For Yuri Foreman, boxing, like Judaism, is about sparking one’s inner fire.
“The main person you are struggling with is yourself,” said the former World Boxing Association super welterweight champion, 33. “You need to conquer lack of motivation. You feel pain, but still have to spark this force within to keep going. With Judaism it’s the same thing — you have to master yourself and your emotions, and in the ring it is vital. ”
The first time Foreman, who is studying to be a Chabad rabbi, entered a synagogue, it reminded him of the first time he entered a boxing gym; he was, he says, “a deer in the headlights” encountering the unfamiliar and determined to conquer his fear.
His quest to become a world champion boxer — a dream he realized and will seek to repeat in a much-heralded comeback fight on June 7 against Jorge Melendez at Madison Square Garden — springs from his roots in the former Soviet Union: Foreman’s mother signed him up for boxing when he was seven because he was bullied for being Jewish.
Despite the beatings, he said, and despite immigrating to Israel at age 9, he didn’t really know what being Jewish meant until many years later in the U.S., when his then fiancée, now wife, Leyla Leidecker, took a passionate interest in the religion, and converted.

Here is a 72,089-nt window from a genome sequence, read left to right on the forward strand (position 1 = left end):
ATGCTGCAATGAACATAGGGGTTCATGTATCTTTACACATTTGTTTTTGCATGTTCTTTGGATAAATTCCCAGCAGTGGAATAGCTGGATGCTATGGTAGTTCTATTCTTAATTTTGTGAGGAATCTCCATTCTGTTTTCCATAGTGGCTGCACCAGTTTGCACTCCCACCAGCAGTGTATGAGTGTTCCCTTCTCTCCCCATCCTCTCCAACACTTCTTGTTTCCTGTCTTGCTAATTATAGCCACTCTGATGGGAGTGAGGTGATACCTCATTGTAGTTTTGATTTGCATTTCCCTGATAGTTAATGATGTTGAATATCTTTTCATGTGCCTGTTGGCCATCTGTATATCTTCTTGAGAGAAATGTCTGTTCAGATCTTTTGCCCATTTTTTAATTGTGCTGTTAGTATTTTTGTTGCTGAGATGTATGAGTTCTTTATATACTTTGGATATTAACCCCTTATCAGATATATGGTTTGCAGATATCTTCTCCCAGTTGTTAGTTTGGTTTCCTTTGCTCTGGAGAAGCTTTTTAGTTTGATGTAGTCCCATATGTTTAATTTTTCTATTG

“If I hadn’t met her, I’d be a Russian non-observant person,” he said.
For the past several years, he has studied in Brooklyn with Rabbi DovBer Pinson, a scholar of Jewish philosophy and Kabbalah, to become a rabbi. He and his wife observe Shabbat with their two young boys, Lev, 3, and Elijah, 1.
Would he want his sons to box when they are older?
“A kid will either like it or hate it,” he said. “If he wants it, fine. But if it’s not his thing, that is OK because there’s a whole world out there.”
Glove story: An avid reader who loves music, among Foreman’s favorite artists are Simon and Garfunkel, especially their song — you guessed it — “The Boxer.” “Pure poetry,” he said. “On a daily basis, we are all getting hit with punches life throws us. Certain things, like loss, you can’t duck. You need strength to just keep going.”